If you are in a line of work where you are required to put together estimates for how much your services will cost, it can be a bit nerve-wracking. Sure, it is just an estimate, and it is not meant to be the definitive cost, but you want it to be as close as possible, lest you risk some very unhappy clients, and unfavorable reviews of your service.
No matter what goes into putting together your estimate, it is important you present it in the proper form. If you are in need of a template, you can find many online that will not even cost you anything, such as the aynax.com free online estimate template. You want your estimate to look professional, or you risk creating an unfavorable impression, and that can be hard to overcome.
Give Estimates Early On in Communications
Don’t invest a lot of time in communication with a potential client before putting together an estimate. While you may need to have some preliminary conversations to get an idea of their needs and put together an estimate, waiting too long will increase the sense of ‘commitment’ and you may cave to unreasonable haggling. Do it as early as possible, and if it isn’t right for either of you, you can walk away with minimal wasted time.
Don’t Forget about Any 3rd Party Costs
If you are like many businesses, you rely on other vendors to provide goods and services that are necessary for successfully producing your own. When putting together estimates, don’t make the mistake of overlooking any of these costs, lest you put together an inaccurate estimate that may leave you performing the job at a loss rather than a profit.
Double Check Formulas
If you are using formulas in software programs to put together estimates for your services, it is crucial you double check that everything is being calculated properly. If you add in a piece of information and it not being properly incorporated, for example, you are sending off an inaccurate estimate to your client. And, it can be a very uncomfortable conversation to have to tell your client he needs to pay more; there is a good chance you will end up eating these costs, unless of course there is a dramatic difference that cannot be ignored. But, again, this will result in a very unhappy customer, or perhaps him turning him into a non-customer. So be careful.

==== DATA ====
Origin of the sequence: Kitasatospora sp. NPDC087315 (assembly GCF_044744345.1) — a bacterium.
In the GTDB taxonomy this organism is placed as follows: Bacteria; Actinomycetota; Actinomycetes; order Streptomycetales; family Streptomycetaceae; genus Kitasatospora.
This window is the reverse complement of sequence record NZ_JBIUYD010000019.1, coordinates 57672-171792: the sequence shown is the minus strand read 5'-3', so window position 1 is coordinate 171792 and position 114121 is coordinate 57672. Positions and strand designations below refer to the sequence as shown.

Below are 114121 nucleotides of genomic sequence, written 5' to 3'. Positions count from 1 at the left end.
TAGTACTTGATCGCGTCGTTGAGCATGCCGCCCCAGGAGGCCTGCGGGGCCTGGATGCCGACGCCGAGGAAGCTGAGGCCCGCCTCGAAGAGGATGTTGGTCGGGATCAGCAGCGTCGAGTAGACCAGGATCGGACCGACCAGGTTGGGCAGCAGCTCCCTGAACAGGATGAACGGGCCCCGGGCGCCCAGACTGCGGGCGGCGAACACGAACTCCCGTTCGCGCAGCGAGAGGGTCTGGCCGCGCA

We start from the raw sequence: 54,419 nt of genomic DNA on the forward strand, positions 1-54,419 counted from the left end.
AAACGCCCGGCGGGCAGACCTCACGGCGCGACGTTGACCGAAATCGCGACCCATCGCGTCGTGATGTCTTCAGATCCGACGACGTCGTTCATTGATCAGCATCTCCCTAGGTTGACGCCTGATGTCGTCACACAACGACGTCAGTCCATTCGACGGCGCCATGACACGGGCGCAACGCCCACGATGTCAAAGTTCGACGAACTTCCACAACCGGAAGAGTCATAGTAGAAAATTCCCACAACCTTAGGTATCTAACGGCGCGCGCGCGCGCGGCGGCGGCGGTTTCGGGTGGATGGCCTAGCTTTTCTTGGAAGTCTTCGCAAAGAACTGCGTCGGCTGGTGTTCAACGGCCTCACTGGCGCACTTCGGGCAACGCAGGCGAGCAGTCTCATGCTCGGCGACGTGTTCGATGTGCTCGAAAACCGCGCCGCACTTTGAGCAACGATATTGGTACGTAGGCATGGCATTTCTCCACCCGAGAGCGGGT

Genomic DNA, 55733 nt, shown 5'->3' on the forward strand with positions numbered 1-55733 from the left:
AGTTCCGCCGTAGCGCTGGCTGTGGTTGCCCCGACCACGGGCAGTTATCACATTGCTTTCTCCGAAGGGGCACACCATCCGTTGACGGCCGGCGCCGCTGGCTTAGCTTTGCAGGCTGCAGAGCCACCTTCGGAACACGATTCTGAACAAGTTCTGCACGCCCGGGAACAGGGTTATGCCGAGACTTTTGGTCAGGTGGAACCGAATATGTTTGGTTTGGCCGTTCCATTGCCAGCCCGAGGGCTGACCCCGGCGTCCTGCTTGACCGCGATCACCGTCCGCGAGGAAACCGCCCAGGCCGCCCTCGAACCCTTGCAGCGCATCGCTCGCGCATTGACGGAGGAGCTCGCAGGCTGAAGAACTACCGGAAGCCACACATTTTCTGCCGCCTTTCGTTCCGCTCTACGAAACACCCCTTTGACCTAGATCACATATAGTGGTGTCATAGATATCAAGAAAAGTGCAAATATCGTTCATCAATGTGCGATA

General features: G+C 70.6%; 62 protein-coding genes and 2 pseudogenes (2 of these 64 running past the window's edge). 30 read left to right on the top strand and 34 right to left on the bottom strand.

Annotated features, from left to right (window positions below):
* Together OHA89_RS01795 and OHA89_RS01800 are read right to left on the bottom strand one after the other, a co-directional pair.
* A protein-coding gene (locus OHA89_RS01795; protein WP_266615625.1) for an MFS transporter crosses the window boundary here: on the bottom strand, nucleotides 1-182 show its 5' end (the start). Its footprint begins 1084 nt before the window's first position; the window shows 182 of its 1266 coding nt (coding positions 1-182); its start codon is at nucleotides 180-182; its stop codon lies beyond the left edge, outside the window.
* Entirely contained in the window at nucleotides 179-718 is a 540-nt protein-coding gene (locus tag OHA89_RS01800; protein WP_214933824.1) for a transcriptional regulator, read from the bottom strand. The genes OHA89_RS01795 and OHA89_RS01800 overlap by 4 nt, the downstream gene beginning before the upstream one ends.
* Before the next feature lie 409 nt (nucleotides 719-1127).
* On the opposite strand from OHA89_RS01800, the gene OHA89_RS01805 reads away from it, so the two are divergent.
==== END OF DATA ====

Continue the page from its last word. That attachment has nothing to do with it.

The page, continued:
Deciding Between an Hourly and Flat Rate
There is no right answer when it comes to this, and it depends on a variety of factors. Only you can determine what you think will work better for your line of work. Generally speaking, however, charging hourly often results in shortchanging yourself. If you are charging for your writing services by the hour, but happen to be super-efficient and work quickly, you will end up with less money than if you charged a flat rate which is usually a better reflect of the true value of your service.
Simply upping the hourly rate will usually not work because the cost will likely seem unreasonable.
Tracking Your Work
As you get deeper into your business, you will be able to draw on your past experience to put together accurate estimates for future work. Keep track of the actual number of hours you are spending doing various aspects of your projects to help estimate the cost of future projects. Thoroughly analyze all the work you perform for a given project. Use a multiplier or some other type of ‘complexity’ factor to determine whether a project is more or less complicated than one that came before it. Keep a record of any ‘lessons learned’ to help you more accurately assess the costs of your services.